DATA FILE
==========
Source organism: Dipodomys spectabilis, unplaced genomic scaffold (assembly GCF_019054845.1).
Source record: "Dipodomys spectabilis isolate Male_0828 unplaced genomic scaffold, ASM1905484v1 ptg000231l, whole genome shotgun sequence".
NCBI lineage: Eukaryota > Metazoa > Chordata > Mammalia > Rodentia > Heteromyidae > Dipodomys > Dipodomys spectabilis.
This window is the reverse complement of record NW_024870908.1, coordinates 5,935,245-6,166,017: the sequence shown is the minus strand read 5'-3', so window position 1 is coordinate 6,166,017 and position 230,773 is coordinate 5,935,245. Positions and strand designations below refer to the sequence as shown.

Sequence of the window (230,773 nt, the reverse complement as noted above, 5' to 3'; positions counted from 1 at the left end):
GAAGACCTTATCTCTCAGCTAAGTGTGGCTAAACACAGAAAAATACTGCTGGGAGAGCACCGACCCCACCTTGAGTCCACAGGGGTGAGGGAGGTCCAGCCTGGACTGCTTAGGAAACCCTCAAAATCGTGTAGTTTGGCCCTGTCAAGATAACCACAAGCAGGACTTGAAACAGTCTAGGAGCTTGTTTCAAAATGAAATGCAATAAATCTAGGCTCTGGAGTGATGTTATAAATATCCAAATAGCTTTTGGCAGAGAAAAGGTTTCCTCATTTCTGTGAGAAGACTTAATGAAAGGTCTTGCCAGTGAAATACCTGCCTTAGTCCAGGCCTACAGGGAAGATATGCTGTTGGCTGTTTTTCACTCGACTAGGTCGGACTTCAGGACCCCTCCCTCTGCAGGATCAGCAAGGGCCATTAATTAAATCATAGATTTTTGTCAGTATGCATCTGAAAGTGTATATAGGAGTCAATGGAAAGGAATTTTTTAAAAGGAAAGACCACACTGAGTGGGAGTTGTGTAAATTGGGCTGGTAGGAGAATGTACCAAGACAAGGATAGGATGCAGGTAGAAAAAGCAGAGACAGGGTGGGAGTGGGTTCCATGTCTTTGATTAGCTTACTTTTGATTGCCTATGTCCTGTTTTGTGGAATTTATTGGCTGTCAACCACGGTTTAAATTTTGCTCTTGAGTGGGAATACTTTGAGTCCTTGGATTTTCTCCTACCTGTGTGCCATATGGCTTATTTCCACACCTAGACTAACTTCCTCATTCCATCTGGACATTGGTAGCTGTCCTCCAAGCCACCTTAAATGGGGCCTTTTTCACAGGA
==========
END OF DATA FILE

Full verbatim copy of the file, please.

Source organism: Dipodomys spectabilis, unplaced genomic scaffold (assembly GCF_019054845.1).
Source record: "Dipodomys spectabilis isolate Male_0828 unplaced genomic scaffold, ASM1905484v1 ptg000231l, whole genome shotgun sequence".
NCBI lineage: Eukaryota > Metazoa > Chordata > Mammalia > Rodentia > Heteromyidae > Dipodomys > Dipodomys spectabilis.
This window is the reverse complement of record NW_024870908.1, coordinates 5,935,245-6,166,017: the sequence shown is the minus strand read 5'-3', so window position 1 is coordinate 6,166,017 and position 230,773 is coordinate 5,935,245. Positions and strand designations below refer to the sequence as shown.

Sequence of the window (230,773 nt, the reverse complement as noted above, 5' to 3'; positions counted from 1 at the left end):
GAAGACCTTATCTCTCAGCTAAGTGTGGCTAAACACAGAAAAATACTGCTGGGAGAGCACCGACCCCACCTTGAGTCCACAGGGGTGAGGGAGGTCCAGCCTGGACTGCTTAGGAAACCCTCAAAATCGTGTAGTTTGGCCCTGTCAAGATAACCACAAGCAGGACTTGAAACAGTCTAGGAGCTTGTTTCAAAATGAAATGCAATAAATCTAGGCTCTGGAGTGATGTTATAAATATCCAAATAGCTTTTGGCAGAGAAAAGGTTTCCTCATTTCTGTGAGAAGACTTAATGAAAGGTCTTGCCAGTGAAATACCTGCCTTAGTCCAGGCCTACAGGGAAGATATGCTGTTGGCTGTTTTTCACTCGACTAGGTCGGACTTCAGGACCCCTCCCTCTGCAGGATCAGCAAGGGCCATTAATTAAATCATAGATTTTTGTCAGTATGCATCTGAAAGTGTATATAGGAGTCAATGGAAAGGAATTTTTTAAAAGGAAAGACCACACTGAGTGGGAGTTGTGTAAATTGGGCTGGTAGGAGAATGTACCAAGACAAGGATAGGATGCAGGTAGAAAAAGCAGAGACAGGGTGGGAGTGGGTTCCATGTCTTTGATTAGCTTACTTTTGATTGCCTATGTCCTGTTTTGTGGAATTTATTGGCTGTCAACCACGGTTTAAATTTTGCTCTTGAGTGGGAATACTTTGAGTCCTTGGATTTTCTCCTACCTGTGTGCCATATGGCTTATTTCCACACCTAGACTAACTTCCTCATTCCATCTGGACATTGGTAGCTGTCCTCCAAGCCACCTTAAATGGGGCCTTTTTCACAGGA